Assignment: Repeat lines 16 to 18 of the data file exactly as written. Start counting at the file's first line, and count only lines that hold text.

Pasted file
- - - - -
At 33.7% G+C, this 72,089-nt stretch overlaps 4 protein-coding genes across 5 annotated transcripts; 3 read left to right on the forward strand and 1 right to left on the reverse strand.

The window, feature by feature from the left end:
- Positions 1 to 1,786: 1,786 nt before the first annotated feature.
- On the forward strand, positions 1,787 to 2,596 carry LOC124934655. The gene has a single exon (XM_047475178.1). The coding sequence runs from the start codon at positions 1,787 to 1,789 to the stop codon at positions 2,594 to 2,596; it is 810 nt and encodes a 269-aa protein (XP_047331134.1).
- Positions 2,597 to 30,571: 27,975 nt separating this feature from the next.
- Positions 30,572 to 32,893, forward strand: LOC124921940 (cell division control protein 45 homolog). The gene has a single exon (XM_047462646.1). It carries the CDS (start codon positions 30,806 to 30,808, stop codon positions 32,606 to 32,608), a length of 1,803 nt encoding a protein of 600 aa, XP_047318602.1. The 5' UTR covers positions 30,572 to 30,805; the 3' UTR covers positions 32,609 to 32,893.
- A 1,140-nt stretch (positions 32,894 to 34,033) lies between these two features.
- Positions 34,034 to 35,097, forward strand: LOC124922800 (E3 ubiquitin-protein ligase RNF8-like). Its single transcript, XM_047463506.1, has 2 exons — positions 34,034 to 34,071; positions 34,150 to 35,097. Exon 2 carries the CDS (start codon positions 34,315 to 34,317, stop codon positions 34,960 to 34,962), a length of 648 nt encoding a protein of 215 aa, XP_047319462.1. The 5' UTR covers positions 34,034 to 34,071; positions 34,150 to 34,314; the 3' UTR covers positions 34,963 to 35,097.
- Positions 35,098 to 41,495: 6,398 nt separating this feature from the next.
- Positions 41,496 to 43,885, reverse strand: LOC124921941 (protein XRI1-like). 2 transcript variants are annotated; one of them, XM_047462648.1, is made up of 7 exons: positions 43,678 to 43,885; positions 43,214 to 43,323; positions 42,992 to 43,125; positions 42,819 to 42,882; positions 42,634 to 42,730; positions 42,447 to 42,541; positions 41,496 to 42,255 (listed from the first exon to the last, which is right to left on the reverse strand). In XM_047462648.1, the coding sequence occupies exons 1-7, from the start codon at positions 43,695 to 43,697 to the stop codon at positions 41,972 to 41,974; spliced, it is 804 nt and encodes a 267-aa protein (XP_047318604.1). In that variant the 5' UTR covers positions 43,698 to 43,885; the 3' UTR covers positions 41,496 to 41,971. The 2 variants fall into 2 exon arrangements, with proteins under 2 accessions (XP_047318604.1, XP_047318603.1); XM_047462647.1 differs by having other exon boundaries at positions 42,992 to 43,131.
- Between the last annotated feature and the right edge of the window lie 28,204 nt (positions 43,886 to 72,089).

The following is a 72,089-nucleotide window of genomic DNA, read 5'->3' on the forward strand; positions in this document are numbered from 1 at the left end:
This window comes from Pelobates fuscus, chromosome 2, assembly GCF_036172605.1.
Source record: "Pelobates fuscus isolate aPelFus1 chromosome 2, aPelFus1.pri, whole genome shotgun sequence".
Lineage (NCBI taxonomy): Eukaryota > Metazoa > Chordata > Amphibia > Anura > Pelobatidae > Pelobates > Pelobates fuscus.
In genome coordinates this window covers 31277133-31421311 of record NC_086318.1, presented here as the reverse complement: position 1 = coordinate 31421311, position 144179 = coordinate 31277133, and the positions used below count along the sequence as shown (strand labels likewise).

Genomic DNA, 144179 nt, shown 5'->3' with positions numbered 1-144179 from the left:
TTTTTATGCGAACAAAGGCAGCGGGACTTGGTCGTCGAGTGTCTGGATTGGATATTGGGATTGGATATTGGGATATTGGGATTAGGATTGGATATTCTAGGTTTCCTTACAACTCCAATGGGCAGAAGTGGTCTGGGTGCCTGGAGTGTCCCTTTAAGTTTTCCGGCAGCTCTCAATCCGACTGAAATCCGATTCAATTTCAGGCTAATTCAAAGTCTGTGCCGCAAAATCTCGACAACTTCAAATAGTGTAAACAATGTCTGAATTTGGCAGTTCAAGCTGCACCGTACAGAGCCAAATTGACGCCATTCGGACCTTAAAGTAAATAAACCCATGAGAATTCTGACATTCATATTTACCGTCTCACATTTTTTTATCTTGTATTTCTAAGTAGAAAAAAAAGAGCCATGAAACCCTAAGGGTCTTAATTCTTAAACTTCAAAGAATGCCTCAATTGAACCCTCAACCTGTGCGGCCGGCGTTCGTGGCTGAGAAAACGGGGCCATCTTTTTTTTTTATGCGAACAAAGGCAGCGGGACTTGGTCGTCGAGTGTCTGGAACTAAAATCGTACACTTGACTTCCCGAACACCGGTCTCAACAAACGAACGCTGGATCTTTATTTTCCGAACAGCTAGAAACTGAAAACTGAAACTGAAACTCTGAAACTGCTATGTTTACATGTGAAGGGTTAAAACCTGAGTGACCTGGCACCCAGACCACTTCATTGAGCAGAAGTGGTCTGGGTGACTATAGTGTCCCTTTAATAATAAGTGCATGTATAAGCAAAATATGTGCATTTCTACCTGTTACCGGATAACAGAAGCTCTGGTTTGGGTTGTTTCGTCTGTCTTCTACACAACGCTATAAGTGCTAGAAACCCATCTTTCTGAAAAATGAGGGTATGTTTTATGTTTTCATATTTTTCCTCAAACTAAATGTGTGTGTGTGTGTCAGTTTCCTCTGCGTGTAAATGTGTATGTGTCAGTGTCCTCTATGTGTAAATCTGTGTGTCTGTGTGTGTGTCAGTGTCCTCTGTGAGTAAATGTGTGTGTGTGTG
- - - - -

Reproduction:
In genome coordinates this window covers 31277133-31421311 of record NC_086318.1, presented here as the reverse complement: position 1 = coordinate 31421311, position 144179 = coordinate 31277133, and the positions used below count along the sequence as shown (strand labels likewise).

Genomic DNA, 144179 nt, shown 5'->3' with positions numbered 1-144179 from the left:
TTTTTATGCGAACAAAGGCAGCGGGACTTGGTCGTCGAGTGTCTGGATTGGATATTGGGATTGGATATTGGGATATTGGGATTAGGATTGGATATTCTAGGTTTCCTTACAACTCCAATGGGCAGAAGTGGTCTGGGTGCCTGGAGTGTCCCTTTAAGTTTTCCGGCAGCTCTCAATCCGACTGAAATCCGATTCAATTTCAGGCTAATTCAAAGTCTGTGCCGCAAAATCTCGACAACTTCAAATAGTGTAAACAATGTCTGAATTTGGCAGTTCAAGCTGCACCGTACAGAGCCAAATTGACGCCATTCGGACCTTAAAGTAAATAAACCCATGAGAATTCTGACATTCATATTTACCGTCTCACATTTTTTTATCTTGTATTTCTAAGTAGAAAAAAAAGAGCCATGAAACCCTAAGGGTCTTAATTCTTAAACTTCAAAGAATGCCTCAATTGAACCCTCAACCTGTGCGGCCGGCGTTCGTGGCTGAGAAAACGGGGCCATCTTTTTTTTTTATGCGAACAAAGGCAGCGGGACTTGGTCGTCGAGTGTCTGGAACTAAAATCGTACACTTGACTTCCCGAACACCGGTCTCAACAAACGAACGCTGGATCTTTATTTTCCGAACAGCTAGAAACTGAAAACTGAAACTGAAACTCTGAAACTGCTATGTTTACATGTGAAGGGTTAAAACCTGAGTGACCTGGCACCCAGACCACTTCATTGAGCAGAAGTGGTCTGGGTGACTATAGTGTCCCTTTAATAATAAGTGCATGTATAAGCAAAATATGTGCATTTCTACCTGTTACCGGATAACAGAAGCTCTGGTTTGGGTTGTTTCGTCTGTCTTCTACACAACGCTATAAGTGCTAGAAACCCATCTTTCTGAAAAATGAGGGTATGTTTTATGTTTTCATATTTTTCCTCAAACTAAATGTGTGTGTGTGTGTCAGTTTCCTCTGCGTGTAAATGTGTATGTGTCAGTGTCCTCTATGTGTAAATCTGTGTGTCTGTGTGTGTGTCAGTGTCCTCTGTGAGTAAATGTGTGTGTGTGTG